Take Five With Damon K Clark
Meet Damon K Clark:
Born in Los Angeles, California, Damon K. Clark was raised by two musically eclectic parents. His mother enjoyed the sounds of Motown as well as musical theater, while his father was partial to jazz and classical music.
From an early age, Clark exhibited artistic talent in several mediums such as drawing, painting, wood work, sculpture, fabrics, as well as landscape design and architecture. However, his passion was always music. Clark started voice lessons very early in life with Barbara Bennett, who taught him the fundamentals of classical vocal production. "There isn't a time I can remember when I didn't sing," says Clark.
At the age of 16, Clark began to study with a jazz saxophonist and vocalist named Charles Cooper, an experience that would change his perspective on music forever. At first, Clark was actually resistant to the idea of singing "black" music. He was under the impression that it would damage or ruin his voice. Clark explains whimsically, "It was my mom's younger brother's idea that I study jazz or R&B. My uncle actually told my mom that he was afraid I would never develop 'black voice.' That horrified my mother, since she loved the music of Motown. See, my mother has a beautiful light soprano voice, kind of like Snow White, but she wanted a more 'ethnic' sound. I guess she was trying to spare me her 'fate.'" Clark's teacher was both patient and cunning, and finally persuaded Clark to study jazz with an open mind. It took no less than three weeks, but Clark began to ferociously consume any vocal jazz he could get his hands on.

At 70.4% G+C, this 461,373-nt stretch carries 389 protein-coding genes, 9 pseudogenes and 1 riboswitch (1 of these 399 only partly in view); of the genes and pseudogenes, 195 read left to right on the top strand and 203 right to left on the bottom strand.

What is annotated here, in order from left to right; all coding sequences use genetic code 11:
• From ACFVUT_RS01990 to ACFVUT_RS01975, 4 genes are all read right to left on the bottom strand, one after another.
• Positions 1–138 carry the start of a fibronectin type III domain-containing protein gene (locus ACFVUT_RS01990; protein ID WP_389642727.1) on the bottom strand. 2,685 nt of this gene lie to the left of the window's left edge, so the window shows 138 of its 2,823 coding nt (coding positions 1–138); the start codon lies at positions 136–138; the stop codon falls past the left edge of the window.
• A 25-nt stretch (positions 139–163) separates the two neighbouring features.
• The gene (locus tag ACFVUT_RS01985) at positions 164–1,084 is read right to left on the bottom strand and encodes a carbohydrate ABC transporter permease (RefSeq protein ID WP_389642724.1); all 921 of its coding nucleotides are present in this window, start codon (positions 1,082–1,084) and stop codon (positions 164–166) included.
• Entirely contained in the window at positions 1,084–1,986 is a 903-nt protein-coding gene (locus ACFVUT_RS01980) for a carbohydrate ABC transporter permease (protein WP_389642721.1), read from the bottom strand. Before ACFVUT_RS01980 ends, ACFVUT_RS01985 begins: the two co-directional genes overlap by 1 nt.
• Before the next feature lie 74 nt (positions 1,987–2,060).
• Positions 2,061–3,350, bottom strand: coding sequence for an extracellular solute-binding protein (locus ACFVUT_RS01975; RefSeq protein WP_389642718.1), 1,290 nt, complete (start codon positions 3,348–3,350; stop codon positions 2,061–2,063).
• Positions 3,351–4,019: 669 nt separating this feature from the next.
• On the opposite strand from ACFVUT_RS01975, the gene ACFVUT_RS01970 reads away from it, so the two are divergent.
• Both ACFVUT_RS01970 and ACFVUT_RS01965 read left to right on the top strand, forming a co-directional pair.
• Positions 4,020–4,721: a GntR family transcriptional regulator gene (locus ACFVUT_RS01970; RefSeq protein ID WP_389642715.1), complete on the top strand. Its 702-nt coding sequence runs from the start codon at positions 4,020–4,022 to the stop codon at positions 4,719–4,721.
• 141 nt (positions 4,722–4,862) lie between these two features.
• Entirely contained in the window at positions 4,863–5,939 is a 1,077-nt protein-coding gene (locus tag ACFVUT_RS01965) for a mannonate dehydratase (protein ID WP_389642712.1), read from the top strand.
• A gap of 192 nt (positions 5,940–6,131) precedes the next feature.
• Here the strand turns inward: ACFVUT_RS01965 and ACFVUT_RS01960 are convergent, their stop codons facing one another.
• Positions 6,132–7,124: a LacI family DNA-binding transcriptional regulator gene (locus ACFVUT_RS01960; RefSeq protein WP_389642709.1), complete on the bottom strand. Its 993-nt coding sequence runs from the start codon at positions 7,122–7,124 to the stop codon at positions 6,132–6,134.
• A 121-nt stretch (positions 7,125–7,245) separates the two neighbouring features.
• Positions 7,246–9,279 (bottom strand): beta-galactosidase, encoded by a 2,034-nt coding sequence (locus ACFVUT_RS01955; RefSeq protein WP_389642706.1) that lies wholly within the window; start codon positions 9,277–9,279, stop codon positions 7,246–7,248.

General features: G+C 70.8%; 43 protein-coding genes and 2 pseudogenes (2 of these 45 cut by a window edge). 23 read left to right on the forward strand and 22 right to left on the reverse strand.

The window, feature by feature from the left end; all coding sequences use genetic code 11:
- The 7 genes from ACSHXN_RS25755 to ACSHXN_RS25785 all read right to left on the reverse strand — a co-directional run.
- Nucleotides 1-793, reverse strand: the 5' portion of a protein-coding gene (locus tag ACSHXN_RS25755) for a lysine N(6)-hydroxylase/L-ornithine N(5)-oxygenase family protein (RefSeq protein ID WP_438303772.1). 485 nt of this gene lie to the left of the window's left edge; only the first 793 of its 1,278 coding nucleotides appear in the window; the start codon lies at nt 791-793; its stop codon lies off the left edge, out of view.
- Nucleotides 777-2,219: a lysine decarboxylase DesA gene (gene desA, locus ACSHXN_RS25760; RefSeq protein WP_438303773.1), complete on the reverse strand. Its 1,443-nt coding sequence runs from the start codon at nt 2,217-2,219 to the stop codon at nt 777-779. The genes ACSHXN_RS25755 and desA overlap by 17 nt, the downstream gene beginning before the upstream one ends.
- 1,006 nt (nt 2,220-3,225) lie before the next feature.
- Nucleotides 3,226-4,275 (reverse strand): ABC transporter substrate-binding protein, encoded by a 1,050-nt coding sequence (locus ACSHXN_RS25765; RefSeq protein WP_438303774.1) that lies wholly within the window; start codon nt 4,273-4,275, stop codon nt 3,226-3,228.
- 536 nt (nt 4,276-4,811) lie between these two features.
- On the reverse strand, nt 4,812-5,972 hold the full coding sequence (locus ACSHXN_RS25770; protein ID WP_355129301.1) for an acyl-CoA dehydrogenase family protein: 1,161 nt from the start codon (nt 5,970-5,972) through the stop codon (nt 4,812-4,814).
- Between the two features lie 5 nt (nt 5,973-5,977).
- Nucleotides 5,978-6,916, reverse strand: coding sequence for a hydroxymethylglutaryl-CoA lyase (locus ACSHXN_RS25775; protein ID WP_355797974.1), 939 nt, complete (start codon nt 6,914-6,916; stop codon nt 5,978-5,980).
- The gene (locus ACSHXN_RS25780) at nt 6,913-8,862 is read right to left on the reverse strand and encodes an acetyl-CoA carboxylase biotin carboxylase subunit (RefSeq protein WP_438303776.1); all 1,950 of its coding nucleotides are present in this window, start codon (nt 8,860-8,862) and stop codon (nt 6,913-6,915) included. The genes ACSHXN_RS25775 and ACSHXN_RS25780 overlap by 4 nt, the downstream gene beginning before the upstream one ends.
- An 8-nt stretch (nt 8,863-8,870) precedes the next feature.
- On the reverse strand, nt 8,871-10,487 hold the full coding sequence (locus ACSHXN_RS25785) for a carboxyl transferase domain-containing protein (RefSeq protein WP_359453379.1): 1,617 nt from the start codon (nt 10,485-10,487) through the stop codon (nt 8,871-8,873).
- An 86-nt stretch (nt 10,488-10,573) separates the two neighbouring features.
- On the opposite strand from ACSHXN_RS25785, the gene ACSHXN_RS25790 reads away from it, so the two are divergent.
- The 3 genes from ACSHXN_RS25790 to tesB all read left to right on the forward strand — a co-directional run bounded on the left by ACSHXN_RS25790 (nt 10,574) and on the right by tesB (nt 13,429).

He has performed many a duet with Grammy winner Andrea Wallace, been accompanied by Grammy winner Bobby Sparks and recently opened for seven-time Grammy nominee Paula Cole. He has also been accompanied by notable artists such as pianist, writer and producer Caleb Sean McCampbell (who produced Beyoncé's "The Best Thing I Never Had"), former Miles Davis and Chaka Kahn pianist Bernard Wright, and writer/producer Linny Nance, just to name a few. Clark has also appeared at premier venues such as the historic Kessler Theatre and the newly constructed Winspear Opera House to critical success.
Clark's latest independent release, Damon K. Clark Live at the Kessler, Volume I is a great introduction to the singer's artistry. Culled from several cabaret-style performances at Oak Cliff's Kessler Theaterwith a stellar cast of supporting musicians, including Caleb Sean McCampbell, Asher Barreras, Justin Heaverin and Neeki BeyClark is in rare form throughout, from ballads to up-tempo songs.
While his tessitura and timbre could be described as Bobby McFerrin-esque, his approach to the material is unique. Clark's scatting in particular exhibits a classical precision, while hinting at his affection for Ella Fitzgerald and Mel Tormé's improvisational skills. But Clark's virtuosity never gets in the way of a song's meaning; he cites, as an influence, legendary Belgian singer-songwriter Jacques Brel for his "ability to deliver a lyric where it's emotionally potent." Clark's takes on the Gershwins' "They All Laughed" and "But Not For Me" are highlights, showcasing his astonishing range, playful scatting, melismatic mastery and elastic phrasing.
Clark has mostly devoted his time and energy to educating vocalists at the Damon K. Clark Vocal Studio. Although Clark is an infrequent performer, his concerts announcements are always greeted with a high level of anticipation and enthusiasm.
Teachers and/or influences?
I originally studied classical music and was intent upon embarking on a career as an opera singer. However, my mother, at the urging of her younger brother, decided that I needed to be exposed to "black" music. So, around age 16, I started studying with Charles Cooper. He was a jazz saxophonist and vocalist.